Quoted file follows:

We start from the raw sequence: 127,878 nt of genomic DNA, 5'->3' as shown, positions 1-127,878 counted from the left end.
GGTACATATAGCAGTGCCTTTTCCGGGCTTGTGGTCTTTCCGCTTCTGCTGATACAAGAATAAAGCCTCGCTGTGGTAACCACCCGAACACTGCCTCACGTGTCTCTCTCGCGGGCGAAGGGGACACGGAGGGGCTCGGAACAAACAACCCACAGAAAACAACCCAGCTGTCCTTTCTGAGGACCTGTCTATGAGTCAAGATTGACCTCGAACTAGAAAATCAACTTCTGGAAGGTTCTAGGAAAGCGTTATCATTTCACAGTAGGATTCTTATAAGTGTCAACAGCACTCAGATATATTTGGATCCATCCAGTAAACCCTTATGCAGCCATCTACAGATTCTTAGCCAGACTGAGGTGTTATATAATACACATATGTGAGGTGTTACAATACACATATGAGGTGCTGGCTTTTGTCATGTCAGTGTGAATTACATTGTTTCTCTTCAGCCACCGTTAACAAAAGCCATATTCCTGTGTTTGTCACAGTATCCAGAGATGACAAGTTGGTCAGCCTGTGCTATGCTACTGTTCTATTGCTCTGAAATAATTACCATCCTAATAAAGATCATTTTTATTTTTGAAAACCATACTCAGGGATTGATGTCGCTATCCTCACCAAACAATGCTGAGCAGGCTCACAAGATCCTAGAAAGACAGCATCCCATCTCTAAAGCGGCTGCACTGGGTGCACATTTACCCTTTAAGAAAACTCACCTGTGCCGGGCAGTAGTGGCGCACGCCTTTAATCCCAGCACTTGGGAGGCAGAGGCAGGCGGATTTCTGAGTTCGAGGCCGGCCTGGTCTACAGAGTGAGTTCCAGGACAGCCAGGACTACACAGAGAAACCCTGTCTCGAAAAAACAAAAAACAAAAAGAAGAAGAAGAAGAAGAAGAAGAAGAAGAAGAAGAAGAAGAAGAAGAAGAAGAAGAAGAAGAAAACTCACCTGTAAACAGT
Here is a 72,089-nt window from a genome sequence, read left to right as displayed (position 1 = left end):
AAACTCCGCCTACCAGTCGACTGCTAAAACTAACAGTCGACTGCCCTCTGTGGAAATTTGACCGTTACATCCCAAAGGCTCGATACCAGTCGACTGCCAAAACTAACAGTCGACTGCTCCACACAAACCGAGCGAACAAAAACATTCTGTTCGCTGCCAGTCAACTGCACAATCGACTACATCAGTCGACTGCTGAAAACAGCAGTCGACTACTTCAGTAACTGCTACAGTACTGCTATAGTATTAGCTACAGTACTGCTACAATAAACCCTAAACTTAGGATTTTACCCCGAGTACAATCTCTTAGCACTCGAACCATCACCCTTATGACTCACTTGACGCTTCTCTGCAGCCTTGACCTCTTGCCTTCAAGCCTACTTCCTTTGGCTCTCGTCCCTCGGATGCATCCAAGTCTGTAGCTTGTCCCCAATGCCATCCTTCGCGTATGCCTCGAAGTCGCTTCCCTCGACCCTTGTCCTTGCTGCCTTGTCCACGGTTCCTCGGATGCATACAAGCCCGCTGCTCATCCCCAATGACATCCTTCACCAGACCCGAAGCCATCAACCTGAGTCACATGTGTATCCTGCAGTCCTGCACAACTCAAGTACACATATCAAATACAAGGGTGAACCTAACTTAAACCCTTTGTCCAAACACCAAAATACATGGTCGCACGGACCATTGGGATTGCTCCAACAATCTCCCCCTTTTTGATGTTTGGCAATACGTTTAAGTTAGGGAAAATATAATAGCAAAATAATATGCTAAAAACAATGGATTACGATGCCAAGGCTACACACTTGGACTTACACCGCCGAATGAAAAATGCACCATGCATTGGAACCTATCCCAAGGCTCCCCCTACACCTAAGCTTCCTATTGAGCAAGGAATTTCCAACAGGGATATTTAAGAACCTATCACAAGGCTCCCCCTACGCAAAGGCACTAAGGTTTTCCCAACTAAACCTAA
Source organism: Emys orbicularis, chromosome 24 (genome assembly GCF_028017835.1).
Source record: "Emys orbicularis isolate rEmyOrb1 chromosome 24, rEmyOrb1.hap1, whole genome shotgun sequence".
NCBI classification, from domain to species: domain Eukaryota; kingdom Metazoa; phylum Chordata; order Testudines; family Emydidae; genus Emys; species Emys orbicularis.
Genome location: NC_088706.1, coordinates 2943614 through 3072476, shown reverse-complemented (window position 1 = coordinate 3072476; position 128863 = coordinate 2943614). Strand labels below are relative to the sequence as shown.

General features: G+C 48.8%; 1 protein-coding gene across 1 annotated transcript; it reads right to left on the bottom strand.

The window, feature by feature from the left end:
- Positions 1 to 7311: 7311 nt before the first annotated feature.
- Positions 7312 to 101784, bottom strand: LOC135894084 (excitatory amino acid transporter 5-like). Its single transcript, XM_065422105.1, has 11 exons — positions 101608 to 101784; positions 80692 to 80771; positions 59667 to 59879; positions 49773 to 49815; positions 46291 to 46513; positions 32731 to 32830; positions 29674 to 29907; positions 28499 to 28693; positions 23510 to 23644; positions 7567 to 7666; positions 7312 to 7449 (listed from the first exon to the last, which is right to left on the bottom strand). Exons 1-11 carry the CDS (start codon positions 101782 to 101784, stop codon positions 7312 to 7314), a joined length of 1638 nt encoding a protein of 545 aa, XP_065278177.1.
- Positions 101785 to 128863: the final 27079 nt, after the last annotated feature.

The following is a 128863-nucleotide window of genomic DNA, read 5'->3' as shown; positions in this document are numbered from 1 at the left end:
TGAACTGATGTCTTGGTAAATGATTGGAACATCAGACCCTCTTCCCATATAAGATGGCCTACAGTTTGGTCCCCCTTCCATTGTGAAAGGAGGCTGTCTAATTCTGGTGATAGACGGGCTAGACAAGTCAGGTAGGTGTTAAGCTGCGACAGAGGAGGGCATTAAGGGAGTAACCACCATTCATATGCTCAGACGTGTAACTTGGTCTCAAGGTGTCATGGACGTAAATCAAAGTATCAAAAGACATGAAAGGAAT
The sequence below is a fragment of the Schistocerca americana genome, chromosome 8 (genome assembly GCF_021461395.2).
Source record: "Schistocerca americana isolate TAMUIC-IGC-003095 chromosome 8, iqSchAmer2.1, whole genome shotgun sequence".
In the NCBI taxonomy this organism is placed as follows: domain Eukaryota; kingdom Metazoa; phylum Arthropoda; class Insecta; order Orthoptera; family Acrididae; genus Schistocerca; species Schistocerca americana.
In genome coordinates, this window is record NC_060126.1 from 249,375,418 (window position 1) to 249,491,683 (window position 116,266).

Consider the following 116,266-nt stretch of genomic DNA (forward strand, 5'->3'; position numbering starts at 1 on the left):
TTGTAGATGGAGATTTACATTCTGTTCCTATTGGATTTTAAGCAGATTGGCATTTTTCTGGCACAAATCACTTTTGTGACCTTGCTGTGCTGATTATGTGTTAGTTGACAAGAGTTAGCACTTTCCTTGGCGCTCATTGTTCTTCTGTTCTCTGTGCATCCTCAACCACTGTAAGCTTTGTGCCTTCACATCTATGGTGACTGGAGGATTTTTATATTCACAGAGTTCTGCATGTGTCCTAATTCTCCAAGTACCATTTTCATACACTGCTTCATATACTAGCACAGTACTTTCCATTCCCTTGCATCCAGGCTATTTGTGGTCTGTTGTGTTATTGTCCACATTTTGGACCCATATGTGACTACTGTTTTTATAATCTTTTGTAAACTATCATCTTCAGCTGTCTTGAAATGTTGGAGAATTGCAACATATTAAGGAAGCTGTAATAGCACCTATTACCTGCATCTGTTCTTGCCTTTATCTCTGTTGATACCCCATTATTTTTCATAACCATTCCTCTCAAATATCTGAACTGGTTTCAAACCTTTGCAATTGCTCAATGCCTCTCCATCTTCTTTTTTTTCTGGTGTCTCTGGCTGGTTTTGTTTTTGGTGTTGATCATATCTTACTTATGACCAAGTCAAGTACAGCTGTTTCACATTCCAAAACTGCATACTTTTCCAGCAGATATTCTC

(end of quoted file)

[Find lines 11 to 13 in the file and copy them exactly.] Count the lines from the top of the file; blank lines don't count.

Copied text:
- Positions 1 to 7311: 7311 nt before the first annotated feature.
- Positions 7312 to 101784, bottom strand: LOC135894084 (excitatory amino acid transporter 5-like). Its single transcript, XM_065422105.1, has 11 exons — positions 101608 to 101784; positions 80692 to 80771; positions 59667 to 59879; positions 49773 to 49815; positions 46291 to 46513; positions 32731 to 32830; positions 29674 to 29907; positions 28499 to 28693; positions 23510 to 23644; positions 7567 to 7666; positions 7312 to 7449 (listed from the first exon to the last, which is right to left on the bottom strand). Exons 1-11 carry the CDS (start codon positions 101782 to 101784, stop codon positions 7312 to 7314), a joined length of 1638 nt encoding a protein of 545 aa, XP_065278177.1.
- Positions 101785 to 128863: the final 27079 nt, after the last annotated feature.